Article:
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Home » Hacking News » Apple dumps IBM

Apple dumps IBM

by Nikola Strahija on June 7th, 2005 Intel Inside will no longer apply to just Windows-based PCs, Apple will use Intel processors in future Macs.

The switch will make Macs, at least in theory, capable of running rival Microsoft’s operating system.

This has been predicted to happen for some time now. Steve Jobs, Apple's CEO, told that for the past five years, every release of Mac OS X has been designed to run on both IBM's PowerPC processors and Intel processors.

The first Macs with Intel processors will appear next year. Apple did not say which specific Intel processors it would use, nor did it say which Mac models would be the first to run with Intel chips. Apple will not allow the Mac OS to run on non-Apple hardware; however, the reverse may not be prohibited.

"In theory, in the future, you will be able to run native Windows on a Mac and Apple will not do anything to prevent it," said Michael Gartenberg, vice president and research director with Jupiter Research.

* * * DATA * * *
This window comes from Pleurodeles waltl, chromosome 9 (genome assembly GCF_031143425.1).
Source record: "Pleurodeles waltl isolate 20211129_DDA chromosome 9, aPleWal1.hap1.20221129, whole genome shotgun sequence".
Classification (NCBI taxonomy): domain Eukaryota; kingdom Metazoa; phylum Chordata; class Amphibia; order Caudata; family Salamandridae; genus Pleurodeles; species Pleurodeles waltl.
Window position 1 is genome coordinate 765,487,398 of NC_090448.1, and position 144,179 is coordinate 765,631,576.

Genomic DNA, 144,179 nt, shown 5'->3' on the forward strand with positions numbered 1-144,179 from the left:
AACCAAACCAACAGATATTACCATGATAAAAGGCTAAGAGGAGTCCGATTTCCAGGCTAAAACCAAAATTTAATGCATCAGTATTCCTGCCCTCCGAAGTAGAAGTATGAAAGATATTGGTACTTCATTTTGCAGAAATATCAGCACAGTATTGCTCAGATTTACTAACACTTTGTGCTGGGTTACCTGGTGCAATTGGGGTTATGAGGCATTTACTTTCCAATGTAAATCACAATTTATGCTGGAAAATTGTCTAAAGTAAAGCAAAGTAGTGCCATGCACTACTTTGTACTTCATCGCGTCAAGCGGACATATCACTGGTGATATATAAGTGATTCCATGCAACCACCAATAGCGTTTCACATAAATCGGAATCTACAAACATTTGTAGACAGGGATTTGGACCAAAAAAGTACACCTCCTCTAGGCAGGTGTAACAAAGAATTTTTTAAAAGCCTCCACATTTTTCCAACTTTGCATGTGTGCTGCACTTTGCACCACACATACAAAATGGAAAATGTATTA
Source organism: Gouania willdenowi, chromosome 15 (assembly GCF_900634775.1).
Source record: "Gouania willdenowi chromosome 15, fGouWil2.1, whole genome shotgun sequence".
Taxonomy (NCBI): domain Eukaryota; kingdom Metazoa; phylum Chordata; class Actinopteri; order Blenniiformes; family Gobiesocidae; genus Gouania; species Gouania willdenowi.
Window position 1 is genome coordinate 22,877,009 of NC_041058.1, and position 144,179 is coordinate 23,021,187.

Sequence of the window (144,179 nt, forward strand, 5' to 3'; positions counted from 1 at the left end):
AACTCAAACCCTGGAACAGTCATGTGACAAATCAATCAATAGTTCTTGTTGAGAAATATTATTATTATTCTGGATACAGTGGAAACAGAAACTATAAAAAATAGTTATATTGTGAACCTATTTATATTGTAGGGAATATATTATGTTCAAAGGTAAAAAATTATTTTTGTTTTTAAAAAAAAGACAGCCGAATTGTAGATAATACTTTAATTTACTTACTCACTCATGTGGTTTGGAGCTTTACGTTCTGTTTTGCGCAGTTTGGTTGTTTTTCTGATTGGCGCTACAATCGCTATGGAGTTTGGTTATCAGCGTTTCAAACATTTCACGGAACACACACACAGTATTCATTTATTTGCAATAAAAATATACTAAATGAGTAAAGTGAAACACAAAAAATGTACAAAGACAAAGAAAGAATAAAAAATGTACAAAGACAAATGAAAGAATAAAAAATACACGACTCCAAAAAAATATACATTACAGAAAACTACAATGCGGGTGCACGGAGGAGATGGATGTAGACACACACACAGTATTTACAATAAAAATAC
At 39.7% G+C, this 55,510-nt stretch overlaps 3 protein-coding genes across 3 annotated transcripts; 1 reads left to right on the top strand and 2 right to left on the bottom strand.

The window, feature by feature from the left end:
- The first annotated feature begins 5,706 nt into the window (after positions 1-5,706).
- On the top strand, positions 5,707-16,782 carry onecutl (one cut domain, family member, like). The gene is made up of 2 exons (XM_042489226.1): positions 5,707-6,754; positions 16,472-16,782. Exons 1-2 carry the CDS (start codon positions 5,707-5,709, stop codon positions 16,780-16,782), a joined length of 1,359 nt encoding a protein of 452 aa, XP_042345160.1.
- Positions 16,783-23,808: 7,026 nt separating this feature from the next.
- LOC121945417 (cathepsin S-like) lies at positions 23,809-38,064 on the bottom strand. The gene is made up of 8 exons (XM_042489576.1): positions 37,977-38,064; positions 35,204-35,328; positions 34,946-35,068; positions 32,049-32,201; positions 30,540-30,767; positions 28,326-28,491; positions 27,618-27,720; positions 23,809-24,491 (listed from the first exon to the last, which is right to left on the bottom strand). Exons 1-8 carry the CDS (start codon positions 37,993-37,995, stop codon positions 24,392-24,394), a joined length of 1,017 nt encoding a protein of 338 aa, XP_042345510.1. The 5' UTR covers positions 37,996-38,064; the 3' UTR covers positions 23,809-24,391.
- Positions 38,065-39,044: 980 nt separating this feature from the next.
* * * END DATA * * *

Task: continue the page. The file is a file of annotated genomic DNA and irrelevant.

The biggest reason for doing the swich is money, because Macs should become cheaper that way. Although, some analysts labelled the move risky. They argue that Intel is not the leader in processor design, like it was a few years ago. It has been long out-innovated by both AMD (with a better approach to 64-bit computing) and IBM (with a better long-term strategy around multicore chips.

Apple's next challenge will be recompiling current Mac apps so they will run on Intel-based machines, Apple's Xcode development environment would be fundamental to this transition. Apple announced the release of a $999 (£545) Developer Transition Kit, which consists of an Intel-based Mac development system and preview versions of Apple's software.

The company plans to include technology called Rosetta in the first computers it ships with Intel chips, Jobs said. Rosetta, named after the famous stone used to translate Egyptian and Greek in ancient Egypt, will allow code created for the PowerPC to run on Intel processors at a pace Jobs termed "fast (enough)". Jobs loaded several PowerPC-based applications during a demonstration, such as Adobe's Photoshop, which took a fair amount of time to boot as the binary code was translated.
Jobs also confirmed that Apple was currently developing the next version of Mac OS X, codenamed Leopard, due out at the end of 2006 or early 2007.

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